Increasing deployment frequency to improve pipeline resiliency

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In the highly recommended DevOps book “Accelerate“, deployment frequency is recognized as one of the primary measurements of high performing DevOps teams. But, what does it mean to increase deployment frequency? It initially sounds like a metric that be easily gamed by running our build every 5 minutes. We are going to experiment with this metric and see what happens to our CI/CD process if we run our full pipeline more often. Note that a full pipeline for us runs the build, and then deploys to dev, QA, and finally production.

Deployment frequency is promoted as being important for two reasons:

  1. It gives the team more feedback. As builds are running more often, there are more opportunities for things to go wrong, creating more data and opportunities to make the pipeline more resilient.
  2. We are delivering more value to our end users. Updates can be deployed as soon as they are ready for end users (and sometimes, with feature flags, before that!)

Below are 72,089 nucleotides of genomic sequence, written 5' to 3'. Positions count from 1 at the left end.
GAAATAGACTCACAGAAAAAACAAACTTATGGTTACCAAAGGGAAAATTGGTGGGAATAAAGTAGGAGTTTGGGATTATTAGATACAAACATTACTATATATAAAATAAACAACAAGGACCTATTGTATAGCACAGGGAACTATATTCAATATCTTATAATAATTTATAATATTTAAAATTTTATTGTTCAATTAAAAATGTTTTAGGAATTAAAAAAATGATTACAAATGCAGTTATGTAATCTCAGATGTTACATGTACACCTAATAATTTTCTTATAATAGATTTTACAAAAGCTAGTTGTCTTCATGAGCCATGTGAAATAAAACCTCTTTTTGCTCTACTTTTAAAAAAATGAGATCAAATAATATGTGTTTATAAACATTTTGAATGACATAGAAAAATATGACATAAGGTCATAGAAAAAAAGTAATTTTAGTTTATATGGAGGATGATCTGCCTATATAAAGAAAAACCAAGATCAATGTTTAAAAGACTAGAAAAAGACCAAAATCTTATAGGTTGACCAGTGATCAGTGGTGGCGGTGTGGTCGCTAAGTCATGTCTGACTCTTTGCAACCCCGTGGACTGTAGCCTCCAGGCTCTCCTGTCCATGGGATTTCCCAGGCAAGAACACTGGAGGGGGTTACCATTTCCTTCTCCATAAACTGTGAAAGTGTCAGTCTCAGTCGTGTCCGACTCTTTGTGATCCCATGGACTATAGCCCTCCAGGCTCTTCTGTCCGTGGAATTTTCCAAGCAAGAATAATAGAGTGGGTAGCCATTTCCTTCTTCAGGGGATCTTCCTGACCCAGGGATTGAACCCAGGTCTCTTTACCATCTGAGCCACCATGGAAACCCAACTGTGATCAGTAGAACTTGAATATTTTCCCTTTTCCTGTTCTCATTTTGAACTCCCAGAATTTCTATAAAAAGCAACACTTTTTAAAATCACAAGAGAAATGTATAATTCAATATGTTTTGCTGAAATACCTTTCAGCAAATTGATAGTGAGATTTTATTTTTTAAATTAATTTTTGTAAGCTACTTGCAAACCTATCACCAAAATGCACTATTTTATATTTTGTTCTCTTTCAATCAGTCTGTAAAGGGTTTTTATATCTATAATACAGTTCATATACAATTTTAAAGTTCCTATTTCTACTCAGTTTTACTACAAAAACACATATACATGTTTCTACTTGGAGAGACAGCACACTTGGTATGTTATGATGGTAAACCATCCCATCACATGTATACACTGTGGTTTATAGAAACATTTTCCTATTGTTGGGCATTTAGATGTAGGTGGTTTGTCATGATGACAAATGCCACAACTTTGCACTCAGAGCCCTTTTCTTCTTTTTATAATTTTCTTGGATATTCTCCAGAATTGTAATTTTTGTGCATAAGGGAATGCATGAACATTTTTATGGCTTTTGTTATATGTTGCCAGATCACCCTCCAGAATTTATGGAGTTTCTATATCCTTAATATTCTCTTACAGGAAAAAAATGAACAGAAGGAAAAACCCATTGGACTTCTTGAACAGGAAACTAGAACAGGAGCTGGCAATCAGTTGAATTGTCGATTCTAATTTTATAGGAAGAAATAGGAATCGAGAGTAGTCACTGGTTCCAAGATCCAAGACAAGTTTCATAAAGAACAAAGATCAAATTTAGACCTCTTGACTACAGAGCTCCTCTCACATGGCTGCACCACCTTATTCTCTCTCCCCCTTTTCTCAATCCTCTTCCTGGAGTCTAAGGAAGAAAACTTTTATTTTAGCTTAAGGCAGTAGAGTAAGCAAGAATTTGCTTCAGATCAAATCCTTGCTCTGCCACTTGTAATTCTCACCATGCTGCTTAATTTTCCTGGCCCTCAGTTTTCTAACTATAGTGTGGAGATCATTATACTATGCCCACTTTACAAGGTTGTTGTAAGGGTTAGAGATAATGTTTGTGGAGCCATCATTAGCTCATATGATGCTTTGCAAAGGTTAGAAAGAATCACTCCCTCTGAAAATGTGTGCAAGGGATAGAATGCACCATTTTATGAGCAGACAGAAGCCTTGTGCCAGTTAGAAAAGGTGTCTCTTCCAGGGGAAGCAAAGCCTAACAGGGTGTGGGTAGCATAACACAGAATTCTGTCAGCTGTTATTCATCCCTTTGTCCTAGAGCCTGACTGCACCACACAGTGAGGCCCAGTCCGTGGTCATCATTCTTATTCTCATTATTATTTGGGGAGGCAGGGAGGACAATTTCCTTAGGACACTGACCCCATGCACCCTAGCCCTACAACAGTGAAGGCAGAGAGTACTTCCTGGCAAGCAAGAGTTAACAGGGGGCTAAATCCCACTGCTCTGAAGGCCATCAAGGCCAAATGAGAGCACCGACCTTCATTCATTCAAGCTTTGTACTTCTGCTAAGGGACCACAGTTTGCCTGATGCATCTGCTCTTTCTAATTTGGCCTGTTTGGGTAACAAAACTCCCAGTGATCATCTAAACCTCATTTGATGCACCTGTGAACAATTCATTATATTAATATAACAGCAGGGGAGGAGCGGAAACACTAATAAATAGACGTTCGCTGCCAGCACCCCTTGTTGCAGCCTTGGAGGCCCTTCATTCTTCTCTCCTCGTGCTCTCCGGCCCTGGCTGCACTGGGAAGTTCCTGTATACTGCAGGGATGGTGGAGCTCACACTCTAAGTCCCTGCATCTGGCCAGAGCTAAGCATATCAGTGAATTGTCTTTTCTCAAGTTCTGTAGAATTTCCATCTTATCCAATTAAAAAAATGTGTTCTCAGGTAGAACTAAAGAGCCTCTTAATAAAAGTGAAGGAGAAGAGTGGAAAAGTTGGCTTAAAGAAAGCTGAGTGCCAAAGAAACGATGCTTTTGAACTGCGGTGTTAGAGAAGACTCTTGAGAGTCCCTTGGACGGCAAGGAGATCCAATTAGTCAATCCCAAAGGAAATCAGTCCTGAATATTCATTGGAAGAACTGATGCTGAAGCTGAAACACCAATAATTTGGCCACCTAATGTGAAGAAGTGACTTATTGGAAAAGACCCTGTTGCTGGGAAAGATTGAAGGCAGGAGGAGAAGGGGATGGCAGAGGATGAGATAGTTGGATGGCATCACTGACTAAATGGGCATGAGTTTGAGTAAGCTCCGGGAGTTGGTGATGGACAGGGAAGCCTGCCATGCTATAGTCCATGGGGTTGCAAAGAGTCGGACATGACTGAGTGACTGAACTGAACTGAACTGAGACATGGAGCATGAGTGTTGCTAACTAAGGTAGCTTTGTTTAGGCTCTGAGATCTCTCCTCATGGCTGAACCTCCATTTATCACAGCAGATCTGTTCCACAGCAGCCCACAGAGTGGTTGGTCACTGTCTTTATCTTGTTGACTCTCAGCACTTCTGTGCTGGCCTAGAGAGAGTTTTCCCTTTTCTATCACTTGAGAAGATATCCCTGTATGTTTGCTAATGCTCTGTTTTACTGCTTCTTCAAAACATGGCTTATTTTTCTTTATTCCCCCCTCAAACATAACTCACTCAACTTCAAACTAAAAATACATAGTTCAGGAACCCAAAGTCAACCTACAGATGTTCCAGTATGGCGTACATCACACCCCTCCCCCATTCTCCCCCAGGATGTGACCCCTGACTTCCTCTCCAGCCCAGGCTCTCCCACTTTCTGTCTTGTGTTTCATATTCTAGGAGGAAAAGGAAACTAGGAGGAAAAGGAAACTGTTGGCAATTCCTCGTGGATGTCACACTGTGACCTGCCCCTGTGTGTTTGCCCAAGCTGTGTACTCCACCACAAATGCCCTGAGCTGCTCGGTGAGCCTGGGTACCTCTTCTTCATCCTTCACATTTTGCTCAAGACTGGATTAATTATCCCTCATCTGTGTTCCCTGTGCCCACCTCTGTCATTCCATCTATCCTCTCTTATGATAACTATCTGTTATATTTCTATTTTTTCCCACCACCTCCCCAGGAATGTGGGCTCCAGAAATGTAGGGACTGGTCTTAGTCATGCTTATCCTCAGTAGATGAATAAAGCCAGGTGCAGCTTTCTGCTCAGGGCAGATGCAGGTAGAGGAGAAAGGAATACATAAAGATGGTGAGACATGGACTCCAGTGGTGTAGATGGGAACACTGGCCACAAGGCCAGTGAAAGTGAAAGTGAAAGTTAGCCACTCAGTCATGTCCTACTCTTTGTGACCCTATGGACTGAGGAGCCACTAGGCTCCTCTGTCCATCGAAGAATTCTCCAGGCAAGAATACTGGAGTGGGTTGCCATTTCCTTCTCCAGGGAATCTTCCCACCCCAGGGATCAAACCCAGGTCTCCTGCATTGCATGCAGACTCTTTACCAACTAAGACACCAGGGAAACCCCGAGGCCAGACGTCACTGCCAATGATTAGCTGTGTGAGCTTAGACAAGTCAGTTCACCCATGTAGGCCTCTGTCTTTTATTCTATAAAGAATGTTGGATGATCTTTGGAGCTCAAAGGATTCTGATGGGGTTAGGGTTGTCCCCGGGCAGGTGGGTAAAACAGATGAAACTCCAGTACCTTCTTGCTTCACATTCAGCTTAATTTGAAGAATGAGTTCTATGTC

Setting up the schedule

To start, we will setup a schedule on our pipeline to run every four hours. There are two methods to setup pipeline schedules in Azure Pipelines. The first is direcly in our YAML, with a “CRON” statement. For example, to run every four hours, starting at 02:00am, we need, (with the schedules keyword in our YAML):

schedules:
- cron: "0 2/4 * * *"

CRON statements are a little odd at first glance, but fortunately there are cron generators out there to help us understand and generate the right schedules.

The second schedule option is to use the triggers section in the Azure Pipelines UI. This is easier to understand, but clunky to maintain. This option is available even for YAML pipelines, but note that these triggers will override any CRON schedules set in the YAML. We used this as a testing ground, with the plan to delete and move the logic into the YAML after testing is complete. The example below sets up a schedule running every four hours starting at 3am.